And if you find one with all of you in it, all looking at the camera with joy in your eyes, maybe you frame it and put it on your nightstand. Maybe you just like knowing that it exists. But treasure it, because, as I learned, even in a happy family and a thousand slides, its existence is far from guaranteed.


Tuesday, August 4, 2020

The Roberts Passes

It's gone. The Roberts. The bike I built in 1975-1976 to ride cross-country, then never did because my mother bribed me out of the trip with a car. That car was the 1970 Triumph GT6+ that was the birth of me the car guy, and the death knell of me the bike guy. The longer story of the bike and what it represented to me can be found at http://thehackmechanic.blogspot.com/2020/06/the-seatpost-and-damage-done.html. It's ironic that, although the bike was little-used, I moved it with me from Lexington to Amherst to Cambridge to Austin to Brighton to Newton. I wouldn't call it my picture of Dorian Gray, though, because even with its lack of use, it certainly aged; the seat post seized from 40+ years of sitting.

As part of a general awareness that I need to be better about letting things go so I can move forward, last year I began taking steps to sell the bike. I got one surprisingly high offer from a former employee of The Bicycle Exchange in Cambridge where I'd bought the frame 45 years ago, but the offer fell through. I got feedback that, with the seized seat post, the bike's value was capped, so I put the time into extracting the seat post, replaced it with a trim-correct and period-correct Campagnolo Nuovo Super Record fluted post bought on eBay from a guy in Ukraine, replaced a missing Campy dust cap on one of the pedals (no longer made, $22, thrilled to find one), cleaned it up a bit, and tried again, putting it on Craigslist and FB Marketplace. I got some advice that those aren't great places for a vintage boutique bike like this, and that the "Steel is Real" FB group and bikeforums.net are better choices. I posted it there, and someone said I needed to be even more specific, that the Classic and Vintage For Sale page on bikeforums was where it belonged. Once there, it started to get traction, or at least comments. (One guy said "I'm just in Brookline, but I have eighteen bikes, so, well, you understand." I replied "Your excuse is lame. LAME I SAY!!" Someone said "After you sell it, please buy another vintage bike so you can keep posting here." That made my day.)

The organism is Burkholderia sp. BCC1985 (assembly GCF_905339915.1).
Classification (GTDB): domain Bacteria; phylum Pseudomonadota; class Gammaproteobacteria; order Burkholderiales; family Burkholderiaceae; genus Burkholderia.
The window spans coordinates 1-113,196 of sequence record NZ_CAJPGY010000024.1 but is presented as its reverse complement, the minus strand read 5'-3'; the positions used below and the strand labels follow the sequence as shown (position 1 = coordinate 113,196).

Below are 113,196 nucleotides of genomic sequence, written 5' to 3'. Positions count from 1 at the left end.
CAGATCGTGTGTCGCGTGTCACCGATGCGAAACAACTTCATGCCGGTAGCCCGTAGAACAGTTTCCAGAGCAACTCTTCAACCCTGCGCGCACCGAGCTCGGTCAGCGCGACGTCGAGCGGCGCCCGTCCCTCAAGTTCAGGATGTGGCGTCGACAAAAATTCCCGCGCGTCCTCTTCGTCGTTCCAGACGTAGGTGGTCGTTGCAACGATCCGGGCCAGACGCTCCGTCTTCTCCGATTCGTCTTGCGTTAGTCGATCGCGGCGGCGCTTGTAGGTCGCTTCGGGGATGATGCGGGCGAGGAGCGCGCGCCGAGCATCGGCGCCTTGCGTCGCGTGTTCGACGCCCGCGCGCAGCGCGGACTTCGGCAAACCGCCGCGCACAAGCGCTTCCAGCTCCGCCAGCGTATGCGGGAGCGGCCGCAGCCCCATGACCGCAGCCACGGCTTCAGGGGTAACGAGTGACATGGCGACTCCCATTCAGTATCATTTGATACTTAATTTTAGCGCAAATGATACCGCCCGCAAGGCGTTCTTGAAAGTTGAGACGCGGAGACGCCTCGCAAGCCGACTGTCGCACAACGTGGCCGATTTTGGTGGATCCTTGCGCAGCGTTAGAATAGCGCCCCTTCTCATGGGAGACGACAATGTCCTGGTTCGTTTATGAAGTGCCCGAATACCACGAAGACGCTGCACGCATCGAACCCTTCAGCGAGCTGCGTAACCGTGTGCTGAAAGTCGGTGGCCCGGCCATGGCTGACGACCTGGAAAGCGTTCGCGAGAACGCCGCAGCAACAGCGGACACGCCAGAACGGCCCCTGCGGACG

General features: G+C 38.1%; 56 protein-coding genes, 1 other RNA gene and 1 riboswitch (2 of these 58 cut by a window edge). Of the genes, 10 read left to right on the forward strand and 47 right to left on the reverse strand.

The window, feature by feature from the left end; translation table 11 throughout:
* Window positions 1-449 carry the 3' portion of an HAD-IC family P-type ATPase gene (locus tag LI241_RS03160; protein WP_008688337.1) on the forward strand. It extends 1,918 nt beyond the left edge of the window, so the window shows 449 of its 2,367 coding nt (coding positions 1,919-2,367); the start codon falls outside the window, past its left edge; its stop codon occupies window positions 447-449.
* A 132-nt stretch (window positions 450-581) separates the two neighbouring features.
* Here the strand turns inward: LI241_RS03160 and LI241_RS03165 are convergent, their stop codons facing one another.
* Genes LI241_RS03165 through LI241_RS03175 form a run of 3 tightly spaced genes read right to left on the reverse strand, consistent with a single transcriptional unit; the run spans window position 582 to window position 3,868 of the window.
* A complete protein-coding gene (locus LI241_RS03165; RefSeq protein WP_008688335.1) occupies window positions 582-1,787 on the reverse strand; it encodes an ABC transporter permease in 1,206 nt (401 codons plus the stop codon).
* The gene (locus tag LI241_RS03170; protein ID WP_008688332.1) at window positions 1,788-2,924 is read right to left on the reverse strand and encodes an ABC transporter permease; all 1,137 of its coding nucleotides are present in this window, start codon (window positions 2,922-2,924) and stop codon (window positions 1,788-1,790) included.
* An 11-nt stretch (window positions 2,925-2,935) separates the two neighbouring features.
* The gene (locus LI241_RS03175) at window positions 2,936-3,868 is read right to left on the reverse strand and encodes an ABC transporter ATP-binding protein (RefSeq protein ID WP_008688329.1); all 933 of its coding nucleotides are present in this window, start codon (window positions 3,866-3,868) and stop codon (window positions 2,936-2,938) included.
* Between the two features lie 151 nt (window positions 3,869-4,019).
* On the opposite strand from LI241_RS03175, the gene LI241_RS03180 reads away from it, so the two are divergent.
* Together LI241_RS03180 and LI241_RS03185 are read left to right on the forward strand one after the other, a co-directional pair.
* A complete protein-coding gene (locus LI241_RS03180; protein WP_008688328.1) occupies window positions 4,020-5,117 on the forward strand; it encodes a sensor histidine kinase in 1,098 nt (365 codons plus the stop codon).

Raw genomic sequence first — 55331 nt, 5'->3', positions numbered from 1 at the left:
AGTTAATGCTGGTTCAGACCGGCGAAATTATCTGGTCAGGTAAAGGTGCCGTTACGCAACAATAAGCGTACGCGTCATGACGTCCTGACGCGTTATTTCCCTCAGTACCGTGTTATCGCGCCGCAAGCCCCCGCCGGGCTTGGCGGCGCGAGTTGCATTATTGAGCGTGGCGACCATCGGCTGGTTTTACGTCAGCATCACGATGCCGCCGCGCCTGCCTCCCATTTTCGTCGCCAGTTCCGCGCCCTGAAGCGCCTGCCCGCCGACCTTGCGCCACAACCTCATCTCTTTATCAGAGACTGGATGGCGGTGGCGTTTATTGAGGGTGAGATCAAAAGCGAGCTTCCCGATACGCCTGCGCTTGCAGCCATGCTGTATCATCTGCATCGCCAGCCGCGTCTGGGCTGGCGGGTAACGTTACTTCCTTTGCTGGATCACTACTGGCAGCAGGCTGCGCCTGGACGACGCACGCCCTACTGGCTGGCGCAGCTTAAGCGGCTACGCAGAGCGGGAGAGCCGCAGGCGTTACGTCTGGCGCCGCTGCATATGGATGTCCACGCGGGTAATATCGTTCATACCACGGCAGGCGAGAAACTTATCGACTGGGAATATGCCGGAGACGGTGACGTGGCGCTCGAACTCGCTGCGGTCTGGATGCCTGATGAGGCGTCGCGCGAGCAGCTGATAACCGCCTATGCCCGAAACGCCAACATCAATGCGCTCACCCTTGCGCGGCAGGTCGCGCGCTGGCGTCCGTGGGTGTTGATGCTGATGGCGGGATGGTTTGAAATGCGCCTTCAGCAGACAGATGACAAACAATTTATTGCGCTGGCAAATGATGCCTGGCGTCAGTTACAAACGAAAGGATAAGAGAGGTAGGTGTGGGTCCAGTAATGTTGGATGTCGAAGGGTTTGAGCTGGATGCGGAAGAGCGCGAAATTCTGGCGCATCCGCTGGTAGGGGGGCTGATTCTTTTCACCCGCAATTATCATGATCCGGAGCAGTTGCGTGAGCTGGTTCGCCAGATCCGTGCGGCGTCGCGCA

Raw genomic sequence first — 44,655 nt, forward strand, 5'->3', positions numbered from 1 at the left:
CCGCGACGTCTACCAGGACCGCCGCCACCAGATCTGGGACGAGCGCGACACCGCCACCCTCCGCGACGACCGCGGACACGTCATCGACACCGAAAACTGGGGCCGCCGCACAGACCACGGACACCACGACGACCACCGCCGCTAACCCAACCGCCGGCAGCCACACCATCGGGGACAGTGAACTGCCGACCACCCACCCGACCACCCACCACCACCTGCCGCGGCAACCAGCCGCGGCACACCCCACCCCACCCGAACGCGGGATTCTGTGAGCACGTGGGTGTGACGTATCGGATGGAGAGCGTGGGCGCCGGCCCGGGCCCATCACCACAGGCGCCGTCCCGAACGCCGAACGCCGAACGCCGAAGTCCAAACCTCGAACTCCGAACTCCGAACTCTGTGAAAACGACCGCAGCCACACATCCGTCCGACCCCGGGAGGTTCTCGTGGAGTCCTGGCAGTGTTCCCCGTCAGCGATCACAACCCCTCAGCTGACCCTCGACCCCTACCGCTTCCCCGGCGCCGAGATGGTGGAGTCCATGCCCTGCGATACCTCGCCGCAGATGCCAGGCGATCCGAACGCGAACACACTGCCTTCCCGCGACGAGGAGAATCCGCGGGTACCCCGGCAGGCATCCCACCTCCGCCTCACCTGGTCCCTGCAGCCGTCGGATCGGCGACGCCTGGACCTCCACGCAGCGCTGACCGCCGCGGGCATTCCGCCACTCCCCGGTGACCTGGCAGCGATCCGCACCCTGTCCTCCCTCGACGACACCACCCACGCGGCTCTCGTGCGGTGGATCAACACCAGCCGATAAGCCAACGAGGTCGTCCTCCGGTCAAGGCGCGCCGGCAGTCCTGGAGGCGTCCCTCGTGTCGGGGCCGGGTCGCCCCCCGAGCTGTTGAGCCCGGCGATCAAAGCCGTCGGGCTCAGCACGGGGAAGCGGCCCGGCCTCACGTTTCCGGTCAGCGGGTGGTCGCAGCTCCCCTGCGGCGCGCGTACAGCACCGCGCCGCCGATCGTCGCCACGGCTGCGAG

Finally I put it on eBay, even though that almost certainly meant dealing with shipping. A gentleman in Eugene OR messaged me saying he'd meet my asking price if we could work out some shipping details. He said "I have a 1990 Chas Roberts mountain bikish-type machine that is very nicely made, fade paint oversize tubes but basically a road geometry. Would like an earlier classic Charles Roberts frame. [Charles was Chas' father.] Nice work caring for this bike over the decades." I fessed up about the seatpost, emailing him the link so he knew everything about what he was buying. He said "I totally enjoyed your seatpost story, and your patience. It is from sort of the golden age of Roberts, I think. Simple; very nice work on the stay ends. Am curious about the Ambrosio rims; have not seen those anywhere. Also curious to look a the SN on the BB. All in good time. I will take it apart, clean it and the parts, and build it back up."

Turns out he's 70 years old. Clearly it's finding a good home.

I packed it securely in a well-used triathalon road case I bought years ago to ship Ethan's bike back and forth to Los Angeles. UPS just came and picked it up.


So, for the first time since I was 18, the Roberts isn't in my house. It needed to be done, but I am surprisingly melancholy. Really, though, it's no surprise. We get very attached to who we used to be. Some of those identities are to be treasured, but we don't always need to hold onto the goods.

I told the buyer that if he could send me a photo of him and the bike overlooking the Pacific ocean it never got to see because I never did that big tour, it would do my heart good.

Farewell, Roberts. Long may you ride.

Monday, June 8, 2020

The Seatpost and the Damage Done